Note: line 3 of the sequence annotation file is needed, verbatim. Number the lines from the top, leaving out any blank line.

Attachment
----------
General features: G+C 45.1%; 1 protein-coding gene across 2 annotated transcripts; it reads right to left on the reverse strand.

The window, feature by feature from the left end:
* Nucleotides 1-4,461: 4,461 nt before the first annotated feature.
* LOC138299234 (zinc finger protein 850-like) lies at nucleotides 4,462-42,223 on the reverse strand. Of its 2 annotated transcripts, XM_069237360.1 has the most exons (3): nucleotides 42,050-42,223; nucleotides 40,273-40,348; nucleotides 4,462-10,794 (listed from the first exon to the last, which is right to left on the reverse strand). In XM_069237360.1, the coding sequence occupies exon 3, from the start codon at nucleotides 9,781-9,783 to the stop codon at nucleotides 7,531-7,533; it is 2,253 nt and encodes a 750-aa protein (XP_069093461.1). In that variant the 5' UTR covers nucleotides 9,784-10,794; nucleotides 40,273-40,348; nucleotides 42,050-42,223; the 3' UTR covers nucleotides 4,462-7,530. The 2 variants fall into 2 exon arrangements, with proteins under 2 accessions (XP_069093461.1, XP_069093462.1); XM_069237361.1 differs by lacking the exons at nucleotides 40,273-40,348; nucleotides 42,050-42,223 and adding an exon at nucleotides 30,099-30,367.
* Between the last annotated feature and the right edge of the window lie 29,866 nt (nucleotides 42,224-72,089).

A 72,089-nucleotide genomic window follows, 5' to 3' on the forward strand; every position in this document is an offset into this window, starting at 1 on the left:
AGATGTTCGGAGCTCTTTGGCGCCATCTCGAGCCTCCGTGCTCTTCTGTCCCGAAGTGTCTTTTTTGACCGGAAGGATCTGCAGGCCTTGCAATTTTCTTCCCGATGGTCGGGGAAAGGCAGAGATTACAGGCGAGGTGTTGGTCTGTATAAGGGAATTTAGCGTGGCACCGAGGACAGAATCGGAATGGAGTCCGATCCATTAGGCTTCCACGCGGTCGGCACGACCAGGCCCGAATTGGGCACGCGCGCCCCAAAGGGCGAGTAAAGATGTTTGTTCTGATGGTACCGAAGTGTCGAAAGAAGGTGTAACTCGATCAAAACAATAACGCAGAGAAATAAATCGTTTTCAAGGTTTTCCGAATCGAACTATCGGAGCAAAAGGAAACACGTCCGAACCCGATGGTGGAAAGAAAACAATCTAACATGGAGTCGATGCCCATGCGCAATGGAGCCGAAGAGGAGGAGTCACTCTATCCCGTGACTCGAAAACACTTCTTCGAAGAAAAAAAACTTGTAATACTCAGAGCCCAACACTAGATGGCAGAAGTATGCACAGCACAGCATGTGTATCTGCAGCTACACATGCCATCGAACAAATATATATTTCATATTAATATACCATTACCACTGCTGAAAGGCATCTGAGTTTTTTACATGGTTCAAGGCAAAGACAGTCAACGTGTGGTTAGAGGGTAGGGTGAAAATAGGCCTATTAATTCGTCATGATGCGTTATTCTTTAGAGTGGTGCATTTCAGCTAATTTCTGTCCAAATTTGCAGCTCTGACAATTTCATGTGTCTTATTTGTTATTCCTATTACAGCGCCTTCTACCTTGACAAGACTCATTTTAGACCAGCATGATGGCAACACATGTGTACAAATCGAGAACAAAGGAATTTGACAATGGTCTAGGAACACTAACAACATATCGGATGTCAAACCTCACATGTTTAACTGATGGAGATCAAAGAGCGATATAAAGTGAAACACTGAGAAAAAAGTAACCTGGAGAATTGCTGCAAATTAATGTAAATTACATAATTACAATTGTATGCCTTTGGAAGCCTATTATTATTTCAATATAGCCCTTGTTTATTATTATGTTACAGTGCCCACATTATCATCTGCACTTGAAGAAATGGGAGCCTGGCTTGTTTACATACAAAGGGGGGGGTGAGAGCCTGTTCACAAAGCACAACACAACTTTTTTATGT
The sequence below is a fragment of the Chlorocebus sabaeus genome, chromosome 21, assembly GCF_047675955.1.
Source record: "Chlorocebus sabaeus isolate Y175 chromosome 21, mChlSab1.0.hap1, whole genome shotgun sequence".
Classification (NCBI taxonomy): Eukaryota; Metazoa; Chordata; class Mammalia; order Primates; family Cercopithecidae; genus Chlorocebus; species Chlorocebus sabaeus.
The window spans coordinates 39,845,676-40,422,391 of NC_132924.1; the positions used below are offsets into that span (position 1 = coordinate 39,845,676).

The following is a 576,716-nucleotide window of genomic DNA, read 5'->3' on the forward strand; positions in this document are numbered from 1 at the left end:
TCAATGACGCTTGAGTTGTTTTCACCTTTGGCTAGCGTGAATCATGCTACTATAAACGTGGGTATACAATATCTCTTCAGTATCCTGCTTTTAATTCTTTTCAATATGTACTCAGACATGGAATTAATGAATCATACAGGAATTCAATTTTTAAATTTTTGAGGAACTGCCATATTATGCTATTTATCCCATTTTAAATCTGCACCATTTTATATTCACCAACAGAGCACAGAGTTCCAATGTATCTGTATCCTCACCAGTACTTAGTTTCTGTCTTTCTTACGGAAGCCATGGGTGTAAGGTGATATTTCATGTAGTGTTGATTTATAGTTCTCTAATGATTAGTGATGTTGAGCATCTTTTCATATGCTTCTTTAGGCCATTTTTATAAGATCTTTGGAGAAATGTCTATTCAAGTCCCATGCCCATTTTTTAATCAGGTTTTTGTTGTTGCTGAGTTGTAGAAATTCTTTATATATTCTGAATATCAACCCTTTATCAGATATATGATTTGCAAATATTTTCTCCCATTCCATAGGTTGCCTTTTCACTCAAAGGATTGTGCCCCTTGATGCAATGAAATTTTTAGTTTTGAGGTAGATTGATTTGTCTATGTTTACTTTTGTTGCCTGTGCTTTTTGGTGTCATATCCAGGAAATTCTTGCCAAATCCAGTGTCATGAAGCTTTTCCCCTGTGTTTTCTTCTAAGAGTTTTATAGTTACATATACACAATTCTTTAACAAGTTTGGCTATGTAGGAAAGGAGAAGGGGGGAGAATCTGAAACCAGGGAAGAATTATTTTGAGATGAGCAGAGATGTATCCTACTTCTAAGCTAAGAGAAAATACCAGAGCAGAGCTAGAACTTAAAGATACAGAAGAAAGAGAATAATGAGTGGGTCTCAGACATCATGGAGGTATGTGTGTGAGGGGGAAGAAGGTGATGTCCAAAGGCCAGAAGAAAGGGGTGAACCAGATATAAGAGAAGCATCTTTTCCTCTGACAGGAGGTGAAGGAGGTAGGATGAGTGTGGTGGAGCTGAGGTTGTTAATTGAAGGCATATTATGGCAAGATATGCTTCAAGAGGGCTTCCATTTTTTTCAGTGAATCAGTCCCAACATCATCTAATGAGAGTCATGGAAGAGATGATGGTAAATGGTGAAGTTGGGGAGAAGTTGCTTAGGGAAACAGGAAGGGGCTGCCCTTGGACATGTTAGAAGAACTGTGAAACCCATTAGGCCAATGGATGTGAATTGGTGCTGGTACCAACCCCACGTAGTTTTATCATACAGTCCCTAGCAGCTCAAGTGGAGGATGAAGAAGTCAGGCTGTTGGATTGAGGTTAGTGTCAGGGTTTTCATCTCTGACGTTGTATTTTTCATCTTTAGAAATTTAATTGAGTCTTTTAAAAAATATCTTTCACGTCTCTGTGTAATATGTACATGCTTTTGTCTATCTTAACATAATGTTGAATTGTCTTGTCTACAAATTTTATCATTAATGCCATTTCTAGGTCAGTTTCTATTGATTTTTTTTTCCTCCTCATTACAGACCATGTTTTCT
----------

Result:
* Nucleotides 1-4,461: 4,461 nt before the first annotated feature.